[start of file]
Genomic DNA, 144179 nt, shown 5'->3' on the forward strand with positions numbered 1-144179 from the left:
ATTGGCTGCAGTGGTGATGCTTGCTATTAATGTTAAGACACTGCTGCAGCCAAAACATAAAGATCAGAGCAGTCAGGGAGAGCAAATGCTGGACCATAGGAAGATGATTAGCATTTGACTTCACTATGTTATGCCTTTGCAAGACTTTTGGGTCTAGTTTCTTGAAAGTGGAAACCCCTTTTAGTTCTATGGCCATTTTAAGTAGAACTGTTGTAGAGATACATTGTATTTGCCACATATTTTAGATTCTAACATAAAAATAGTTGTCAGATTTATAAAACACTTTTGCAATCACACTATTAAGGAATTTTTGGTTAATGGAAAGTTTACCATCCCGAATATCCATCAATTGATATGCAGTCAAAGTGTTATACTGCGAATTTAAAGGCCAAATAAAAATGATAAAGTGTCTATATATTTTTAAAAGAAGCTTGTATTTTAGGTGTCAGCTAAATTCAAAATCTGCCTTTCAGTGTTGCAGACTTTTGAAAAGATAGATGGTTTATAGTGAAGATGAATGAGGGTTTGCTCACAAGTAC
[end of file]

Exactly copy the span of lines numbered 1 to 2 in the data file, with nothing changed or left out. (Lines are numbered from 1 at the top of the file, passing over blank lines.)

Genomic DNA, 144179 nt, shown 5'->3' on the forward strand with positions numbered 1-144179 from the left:
ATTGGCTGCAGTGGTGATGCTTGCTATTAATGTTAAGACACTGCTGCAGCCAAAACATAAAGATCAGAGCAGTCAGGGAGAGCAAATGCTGGACCATAGGAAGATGATTAGCATTTGACTTCACTATGTTATGCCTTTGCAAGACTTTTGGGTCTAGTTTCTTGAAAGTGGAAACCCCTTTTAGTTCTATGGCCATTTTAAGTAGAACTGTTGTAGAGATACATTGTATTTGCCACATATTTTAGATTCTAACATAAAAATAGTTGTCAGATTTATAAAACACTTTTGCAATCACACTATTAAGGAATTTTTGGTTAATGGAAAGTTTACCATCCCGAATATCCATCAATTGATATGCAGTCAAAGTGTTATACTGCGAATTTAAAGGCCAAATAAAAATGATAAAGTGTCTATATATTTTTAAAAGAAGCTTGTATTTTAGGTGTCAGCTAAATTCAAAATCTGCCTTTCAGTGTTGCAGACTTTTGAAAAGATAGATGGTTTATAGTGAAGATGAATGAGGGTTTGCTCACAAGTAC